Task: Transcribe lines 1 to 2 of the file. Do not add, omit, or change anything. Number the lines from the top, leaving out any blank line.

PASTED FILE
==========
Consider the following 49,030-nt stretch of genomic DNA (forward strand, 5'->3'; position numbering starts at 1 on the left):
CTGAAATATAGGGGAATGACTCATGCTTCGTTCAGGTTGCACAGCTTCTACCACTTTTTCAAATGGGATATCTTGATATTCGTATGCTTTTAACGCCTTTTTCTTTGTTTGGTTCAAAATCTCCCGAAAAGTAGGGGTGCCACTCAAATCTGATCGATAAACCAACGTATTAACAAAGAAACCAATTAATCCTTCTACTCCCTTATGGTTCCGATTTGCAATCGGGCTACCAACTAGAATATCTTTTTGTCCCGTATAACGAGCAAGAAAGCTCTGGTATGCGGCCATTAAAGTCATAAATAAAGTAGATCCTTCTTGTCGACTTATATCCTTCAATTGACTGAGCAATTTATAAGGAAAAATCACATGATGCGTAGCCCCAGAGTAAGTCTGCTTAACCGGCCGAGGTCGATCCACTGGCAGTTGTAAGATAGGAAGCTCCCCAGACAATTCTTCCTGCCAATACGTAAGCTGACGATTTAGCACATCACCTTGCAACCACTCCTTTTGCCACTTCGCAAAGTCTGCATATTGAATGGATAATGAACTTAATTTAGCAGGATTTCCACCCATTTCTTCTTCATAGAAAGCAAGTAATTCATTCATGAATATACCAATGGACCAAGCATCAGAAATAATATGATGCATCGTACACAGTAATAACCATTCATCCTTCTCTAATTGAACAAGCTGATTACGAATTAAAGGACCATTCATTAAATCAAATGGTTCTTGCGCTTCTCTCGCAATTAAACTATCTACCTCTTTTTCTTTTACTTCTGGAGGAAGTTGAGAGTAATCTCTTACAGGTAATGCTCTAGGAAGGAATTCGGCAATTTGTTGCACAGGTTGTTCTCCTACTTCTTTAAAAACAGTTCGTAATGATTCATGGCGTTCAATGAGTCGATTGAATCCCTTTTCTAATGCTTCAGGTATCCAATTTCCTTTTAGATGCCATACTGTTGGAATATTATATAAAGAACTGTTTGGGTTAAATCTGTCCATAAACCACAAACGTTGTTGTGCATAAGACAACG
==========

Consider the following 49,030-nt stretch of genomic DNA (forward strand, 5'->3'; position numbering starts at 1 on the left):
CTGAAATATAGGGGAATGACTCATGCTTCGTTCAGGTTGCACAGCTTCTACCACTTTTTCAAATGGGATATCTTGATATTCGTATGCTTTTAACGCCTTTTTCTTTGTTTGGTTCAAAATCTCCCGAAAAGTAGGGGTGCCACTCAAATCTGATCGATAAACCAACGTATTAACAAAGAAACCAATTAATCCTTCTACTCCCTTATGGTTCCGATTTGCAATCGGGCTACCAACTAGAATATCTTTTTGTCCCGTATAACGAGCAAGAAAGCTCTGGTATGCGGCCATTAAAGTCATAAATAAAGTAGATCCTTCTTGTCGACTTATATCCTTCAATTGACTGAGCAATTTATAAGGAAAAATCACATGATGCGTAGCCCCAGAGTAAGTCTGCTTAACCGGCCGAGGTCGATCCACTGGCAGTTGTAAGATAGGAAGCTCCCCAGACAATTCTTCCTGCCAATACGTAAGCTGACGATTTAGCACATCACCTTGCAACCACTCCTTTTGCCACTTCGCAAAGTCTGCATATTGAATGGATAATGAACTTAATTTAGCAGGATTTCCACCCATTTCTTCTTCATAGAAAGCAAGTAATTCATTCATGAATATACCAATGGACCAAGCATCAGAAATAATATGATGCATCGTACACAGTAATAACCATTCATCCTTCTCTAATTGAACAAGCTGATTACGAATTAAAGGACCATTCATTAAATCAAATGGTTCTTGCGCTTCTCTCGCAATTAAACTATCTACCTCTTTTTCTTTTACTTCTGGAGGAAGTTGAGAGTAATCTCTTACAGGTAATGCTCTAGGAAGGAATTCGGCAATTTGTTGCACAGGTTGTTCTCCTACTTCTTTAAAAACAGTTCGTAATGATTCATGGCGTTCAATGAGTCGATTGAATCCCTTTTCTAATGCTTCAGGTATCCAATTTCCTTTTAGATGCCATACTGTTGGAATATTATATAAAGAACTGTTTGGGTTAAATCTGTCCATAAACCACAAACGTTGTTGTGCATAAGACAACG